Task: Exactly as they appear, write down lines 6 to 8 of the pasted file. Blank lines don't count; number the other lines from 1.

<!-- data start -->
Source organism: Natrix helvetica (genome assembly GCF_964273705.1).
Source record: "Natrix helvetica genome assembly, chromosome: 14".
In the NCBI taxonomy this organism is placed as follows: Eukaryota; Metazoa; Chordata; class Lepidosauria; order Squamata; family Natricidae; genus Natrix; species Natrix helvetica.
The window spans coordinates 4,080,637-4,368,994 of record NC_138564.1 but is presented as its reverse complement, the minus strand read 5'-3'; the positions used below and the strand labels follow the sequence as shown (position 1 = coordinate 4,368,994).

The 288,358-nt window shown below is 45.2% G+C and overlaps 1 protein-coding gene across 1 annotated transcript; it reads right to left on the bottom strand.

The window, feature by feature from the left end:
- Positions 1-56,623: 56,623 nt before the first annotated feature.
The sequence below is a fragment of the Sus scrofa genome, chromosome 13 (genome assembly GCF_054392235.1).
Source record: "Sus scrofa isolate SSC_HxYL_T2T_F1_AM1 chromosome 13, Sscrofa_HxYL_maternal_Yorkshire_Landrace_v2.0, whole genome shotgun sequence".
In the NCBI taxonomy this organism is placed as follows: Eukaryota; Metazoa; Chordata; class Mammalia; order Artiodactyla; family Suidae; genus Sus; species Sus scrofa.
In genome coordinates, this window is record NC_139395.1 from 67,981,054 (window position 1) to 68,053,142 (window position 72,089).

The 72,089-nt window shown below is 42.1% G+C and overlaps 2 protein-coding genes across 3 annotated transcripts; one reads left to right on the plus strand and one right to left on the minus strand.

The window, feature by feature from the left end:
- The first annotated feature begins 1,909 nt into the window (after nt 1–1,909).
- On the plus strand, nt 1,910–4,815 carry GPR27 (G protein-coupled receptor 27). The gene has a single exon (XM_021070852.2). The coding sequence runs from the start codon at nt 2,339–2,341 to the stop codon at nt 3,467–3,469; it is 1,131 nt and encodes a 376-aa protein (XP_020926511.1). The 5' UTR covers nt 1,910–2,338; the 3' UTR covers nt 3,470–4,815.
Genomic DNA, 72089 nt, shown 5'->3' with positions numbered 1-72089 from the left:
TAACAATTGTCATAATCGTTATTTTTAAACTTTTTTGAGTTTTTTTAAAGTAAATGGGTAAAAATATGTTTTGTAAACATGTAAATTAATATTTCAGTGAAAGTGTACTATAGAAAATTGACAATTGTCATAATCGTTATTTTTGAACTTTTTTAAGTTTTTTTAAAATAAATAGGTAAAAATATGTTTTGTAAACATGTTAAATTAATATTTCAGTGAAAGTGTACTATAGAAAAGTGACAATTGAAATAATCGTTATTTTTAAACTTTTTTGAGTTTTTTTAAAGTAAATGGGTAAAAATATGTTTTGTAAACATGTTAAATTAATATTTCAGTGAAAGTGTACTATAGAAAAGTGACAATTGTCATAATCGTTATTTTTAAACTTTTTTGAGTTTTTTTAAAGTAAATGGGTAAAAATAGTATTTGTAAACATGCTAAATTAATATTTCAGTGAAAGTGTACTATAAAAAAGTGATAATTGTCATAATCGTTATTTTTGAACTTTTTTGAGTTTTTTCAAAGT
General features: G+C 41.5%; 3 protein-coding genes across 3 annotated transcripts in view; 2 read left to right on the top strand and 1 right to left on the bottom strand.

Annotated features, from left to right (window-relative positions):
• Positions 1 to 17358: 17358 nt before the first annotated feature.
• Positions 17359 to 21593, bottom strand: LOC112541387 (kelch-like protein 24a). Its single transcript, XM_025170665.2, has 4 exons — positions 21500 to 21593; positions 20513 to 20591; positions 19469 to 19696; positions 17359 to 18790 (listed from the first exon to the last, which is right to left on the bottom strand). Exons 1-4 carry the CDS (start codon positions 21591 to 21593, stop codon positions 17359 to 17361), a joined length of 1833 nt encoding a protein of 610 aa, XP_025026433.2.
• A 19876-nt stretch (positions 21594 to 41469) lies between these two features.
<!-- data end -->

The window, feature by feature from the left end:
- Positions 1-56,623: 56,623 nt before the first annotated feature.
The sequence below is a fragment of the Sus scrofa genome, chromosome 13 (genome assembly GCF_054392235.1).